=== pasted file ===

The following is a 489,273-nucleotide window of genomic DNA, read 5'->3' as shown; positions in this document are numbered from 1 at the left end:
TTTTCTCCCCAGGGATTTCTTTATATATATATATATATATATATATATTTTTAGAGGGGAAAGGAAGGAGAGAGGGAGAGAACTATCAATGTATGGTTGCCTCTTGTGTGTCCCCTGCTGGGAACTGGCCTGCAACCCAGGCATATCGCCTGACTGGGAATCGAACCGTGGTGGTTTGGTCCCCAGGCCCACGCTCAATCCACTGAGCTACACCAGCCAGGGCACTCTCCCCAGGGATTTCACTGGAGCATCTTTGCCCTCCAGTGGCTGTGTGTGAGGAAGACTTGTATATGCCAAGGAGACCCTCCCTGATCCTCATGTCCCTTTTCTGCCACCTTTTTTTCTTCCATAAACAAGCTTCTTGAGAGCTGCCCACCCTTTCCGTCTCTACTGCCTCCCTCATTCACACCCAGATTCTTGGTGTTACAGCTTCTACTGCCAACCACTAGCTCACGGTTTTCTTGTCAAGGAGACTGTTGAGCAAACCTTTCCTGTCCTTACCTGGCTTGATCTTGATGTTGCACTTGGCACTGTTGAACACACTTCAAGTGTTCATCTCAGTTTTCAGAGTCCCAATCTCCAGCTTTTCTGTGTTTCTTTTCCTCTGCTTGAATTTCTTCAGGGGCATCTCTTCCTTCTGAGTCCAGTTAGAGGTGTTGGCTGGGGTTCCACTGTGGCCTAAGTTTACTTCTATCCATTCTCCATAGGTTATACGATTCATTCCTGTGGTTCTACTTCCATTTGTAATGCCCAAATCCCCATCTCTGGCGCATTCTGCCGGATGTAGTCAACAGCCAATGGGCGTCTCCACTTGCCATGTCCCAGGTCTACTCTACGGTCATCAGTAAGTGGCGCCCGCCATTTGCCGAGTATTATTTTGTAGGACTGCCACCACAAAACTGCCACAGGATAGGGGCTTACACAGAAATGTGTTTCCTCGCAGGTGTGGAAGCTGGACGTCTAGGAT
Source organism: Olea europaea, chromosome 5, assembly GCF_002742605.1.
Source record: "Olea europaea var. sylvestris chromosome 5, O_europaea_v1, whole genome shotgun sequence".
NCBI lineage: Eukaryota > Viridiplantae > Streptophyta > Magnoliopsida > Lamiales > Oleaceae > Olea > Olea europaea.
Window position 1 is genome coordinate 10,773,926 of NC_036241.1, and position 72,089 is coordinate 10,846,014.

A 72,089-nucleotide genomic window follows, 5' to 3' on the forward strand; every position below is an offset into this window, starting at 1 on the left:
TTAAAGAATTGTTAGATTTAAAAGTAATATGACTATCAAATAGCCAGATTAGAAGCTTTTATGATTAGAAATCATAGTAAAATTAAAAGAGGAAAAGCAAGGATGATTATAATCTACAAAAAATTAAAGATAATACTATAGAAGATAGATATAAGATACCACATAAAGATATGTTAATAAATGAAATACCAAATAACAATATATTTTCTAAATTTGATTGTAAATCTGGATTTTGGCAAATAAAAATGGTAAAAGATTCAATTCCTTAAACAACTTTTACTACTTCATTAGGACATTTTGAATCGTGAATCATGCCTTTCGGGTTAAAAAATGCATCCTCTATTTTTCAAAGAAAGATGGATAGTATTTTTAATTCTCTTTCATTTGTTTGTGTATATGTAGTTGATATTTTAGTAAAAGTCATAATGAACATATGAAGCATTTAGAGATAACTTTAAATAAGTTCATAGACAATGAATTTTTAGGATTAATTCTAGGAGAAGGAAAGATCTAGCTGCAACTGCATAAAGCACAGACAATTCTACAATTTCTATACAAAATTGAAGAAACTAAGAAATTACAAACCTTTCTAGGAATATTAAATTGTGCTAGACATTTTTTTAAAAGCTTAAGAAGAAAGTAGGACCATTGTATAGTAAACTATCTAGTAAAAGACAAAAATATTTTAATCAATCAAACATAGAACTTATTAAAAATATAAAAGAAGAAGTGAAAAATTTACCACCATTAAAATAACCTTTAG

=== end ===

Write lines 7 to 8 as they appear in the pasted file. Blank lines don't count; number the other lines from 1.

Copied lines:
A 72,089-nucleotide genomic window follows, 5' to 3' on the forward strand; every position below is an offset into this window, starting at 1 on the left:
TTAAAGAATTGTTAGATTTAAAAGTAATATGACTATCAAATAGCCAGATTAGAAGCTTTTATGATTAGAAATCATAGTAAAATTAAAAGAGGAAAAGCAAGGATGATTATAATCTACAAAAAATTAAAGATAATACTATAGAAGATAGATATAAGATACCACATAAAGATATGTTAATAAATGAAATACCAAATAACAATATATTTTCTAAATTTGATTGTAAATCTGGATTTTGGCAAATAAAAATGGTAAAAGATTCAATTCCTTAAACAACTTTTACTACTTCATTAGGACATTTTGAATCGTGAATCATGCCTTTCGGGTTAAAAAATGCATCCTCTATTTTTCAAAGAAAGATGGATAGTATTTTTAATTCTCTTTCATTTGTTTGTGTATATGTAGTTGATATTTTAGTAAAAGTCATAATGAACATATGAAGCATTTAGAGATAACTTTAAATAAGTTCATAGACAATGAATTTTTAGGATTAATTCTAGGAGAAGGAAAGATCTAGCTGCAACTGCATAAAGCACAGACAATTCTACAATTTCTATACAAAATTGAAGAAACTAAGAAATTACAAACCTTTCTAGGAATATTAAATTGTGCTAGACATTTTTTTAAAAGCTTAAGAAGAAAGTAGGACCATTGTATAGTAAACTATCTAGTAAAAGACAAAAATATTTTAATCAATCAAACATAGAACTTATTAAAAATATAAAAGAAGAAGTGAAAAATTTACCACCATTAAAATAACCTTTAG